At last some winter cold; more reason to tuck up with a book when you can. Two books by women writers new to me have been woven around the Indian subcontinent throughout the last 200 years. I have family links into India with relatives in the Indian Army right through the last century. Despite many stories, there is rarely any mention of the experience of the women of my family; when time allows I intend to rectify this. So to the books. The research, the detail and sense of place in both were wonderful. I was drawn into the physical and emotional lives of characters. Women’s roles were especially vivid for me, showing how ’empire’ expectations, cultural norms and harsh restrictions affected their lives, their mental health and their choices.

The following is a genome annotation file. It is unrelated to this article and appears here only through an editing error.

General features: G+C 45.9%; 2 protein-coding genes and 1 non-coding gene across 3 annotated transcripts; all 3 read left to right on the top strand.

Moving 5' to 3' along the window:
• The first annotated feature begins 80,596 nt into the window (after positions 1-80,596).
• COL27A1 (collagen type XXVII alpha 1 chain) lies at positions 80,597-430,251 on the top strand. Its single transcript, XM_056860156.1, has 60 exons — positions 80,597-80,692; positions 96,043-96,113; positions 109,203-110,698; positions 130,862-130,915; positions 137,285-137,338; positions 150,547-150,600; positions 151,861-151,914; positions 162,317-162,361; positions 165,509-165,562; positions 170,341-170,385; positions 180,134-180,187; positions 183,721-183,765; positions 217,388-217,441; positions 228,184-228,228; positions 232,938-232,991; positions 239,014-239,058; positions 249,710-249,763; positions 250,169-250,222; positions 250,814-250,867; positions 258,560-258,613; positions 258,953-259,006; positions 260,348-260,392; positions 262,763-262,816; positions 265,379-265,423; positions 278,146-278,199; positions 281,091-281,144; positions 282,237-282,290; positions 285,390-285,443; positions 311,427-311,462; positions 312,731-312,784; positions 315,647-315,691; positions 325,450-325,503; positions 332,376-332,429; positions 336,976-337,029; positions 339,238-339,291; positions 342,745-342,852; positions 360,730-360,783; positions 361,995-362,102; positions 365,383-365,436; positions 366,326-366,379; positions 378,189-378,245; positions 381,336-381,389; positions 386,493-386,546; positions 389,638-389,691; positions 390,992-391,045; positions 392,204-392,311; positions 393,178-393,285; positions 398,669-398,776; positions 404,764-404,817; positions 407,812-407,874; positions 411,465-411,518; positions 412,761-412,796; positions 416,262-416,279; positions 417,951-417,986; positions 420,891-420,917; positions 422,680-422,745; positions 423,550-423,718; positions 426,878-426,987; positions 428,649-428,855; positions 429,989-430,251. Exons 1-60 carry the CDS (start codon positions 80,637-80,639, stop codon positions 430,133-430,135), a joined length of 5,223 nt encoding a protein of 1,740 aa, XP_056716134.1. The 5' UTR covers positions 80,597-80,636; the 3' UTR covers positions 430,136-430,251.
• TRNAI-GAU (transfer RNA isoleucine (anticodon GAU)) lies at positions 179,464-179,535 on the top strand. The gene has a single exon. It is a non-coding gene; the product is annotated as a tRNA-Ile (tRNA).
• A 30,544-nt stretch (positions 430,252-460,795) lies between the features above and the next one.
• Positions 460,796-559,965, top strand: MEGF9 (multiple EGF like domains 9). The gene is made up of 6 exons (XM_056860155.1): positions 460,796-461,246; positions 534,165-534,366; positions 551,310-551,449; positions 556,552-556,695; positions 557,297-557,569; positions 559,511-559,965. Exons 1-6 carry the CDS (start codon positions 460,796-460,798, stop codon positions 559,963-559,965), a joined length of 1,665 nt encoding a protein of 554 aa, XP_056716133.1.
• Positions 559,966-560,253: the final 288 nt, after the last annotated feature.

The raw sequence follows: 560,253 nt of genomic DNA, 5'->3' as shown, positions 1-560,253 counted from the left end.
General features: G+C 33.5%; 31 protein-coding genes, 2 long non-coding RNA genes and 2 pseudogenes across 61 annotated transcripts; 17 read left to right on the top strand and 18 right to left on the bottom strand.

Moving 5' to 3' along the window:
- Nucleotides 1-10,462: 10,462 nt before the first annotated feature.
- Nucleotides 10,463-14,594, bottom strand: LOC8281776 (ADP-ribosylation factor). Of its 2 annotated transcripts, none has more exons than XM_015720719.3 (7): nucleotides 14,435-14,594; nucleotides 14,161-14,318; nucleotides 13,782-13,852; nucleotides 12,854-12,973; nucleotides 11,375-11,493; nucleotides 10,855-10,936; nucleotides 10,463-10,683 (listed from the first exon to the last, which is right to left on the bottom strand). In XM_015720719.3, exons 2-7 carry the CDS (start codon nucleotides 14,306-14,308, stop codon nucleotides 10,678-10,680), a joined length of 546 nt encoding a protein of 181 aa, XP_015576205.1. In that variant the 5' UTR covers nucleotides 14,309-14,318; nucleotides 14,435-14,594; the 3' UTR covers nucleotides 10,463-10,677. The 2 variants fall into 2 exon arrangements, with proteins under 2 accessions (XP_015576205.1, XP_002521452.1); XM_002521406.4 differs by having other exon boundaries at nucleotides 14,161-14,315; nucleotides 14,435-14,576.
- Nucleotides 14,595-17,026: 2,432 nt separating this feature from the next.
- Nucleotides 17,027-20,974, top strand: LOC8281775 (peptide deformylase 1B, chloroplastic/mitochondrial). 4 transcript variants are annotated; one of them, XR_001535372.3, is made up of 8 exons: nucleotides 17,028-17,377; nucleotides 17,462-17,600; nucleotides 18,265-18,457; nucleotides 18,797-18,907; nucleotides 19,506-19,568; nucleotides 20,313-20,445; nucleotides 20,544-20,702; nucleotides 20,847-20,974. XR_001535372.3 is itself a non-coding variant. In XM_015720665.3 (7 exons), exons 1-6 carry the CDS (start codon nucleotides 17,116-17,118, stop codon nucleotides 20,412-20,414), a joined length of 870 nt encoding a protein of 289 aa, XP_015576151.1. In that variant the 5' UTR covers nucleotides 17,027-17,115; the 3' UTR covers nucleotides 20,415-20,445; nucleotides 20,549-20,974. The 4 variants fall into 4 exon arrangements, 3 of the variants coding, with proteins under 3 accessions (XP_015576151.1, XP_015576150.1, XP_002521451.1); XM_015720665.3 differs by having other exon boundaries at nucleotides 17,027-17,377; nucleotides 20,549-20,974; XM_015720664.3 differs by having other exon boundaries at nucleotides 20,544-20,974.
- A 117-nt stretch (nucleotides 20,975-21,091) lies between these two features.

Kamila Shamsie | A God in Every Stone
Summer of 1914. Young Englishwoman Vivien Rose Spencer is in an ancient land about to discover the Temple of Zeus, the call of adventure and love. Thousands of miles away a 20 year old Pathan, Qayyum Gul, is learning about brotherhood and loyalty in the British Indian army. Vivien has been separated from the man she loves; Qayyum has lost an eye at Ypres. They meet on a train in Peshawar unaware that a connection is about to be forged between them – which will be revealed fifteen years later. © Bloomsbury
umi sinha | belonging
From the darkest days of the British Raj to the aftermath of the First World War, Belonging tells the interwoven story of three generations and their struggles to understand and free themselves from a troubled history steeped in colonial violence and prejudice. © Myriad Editions
© sue orton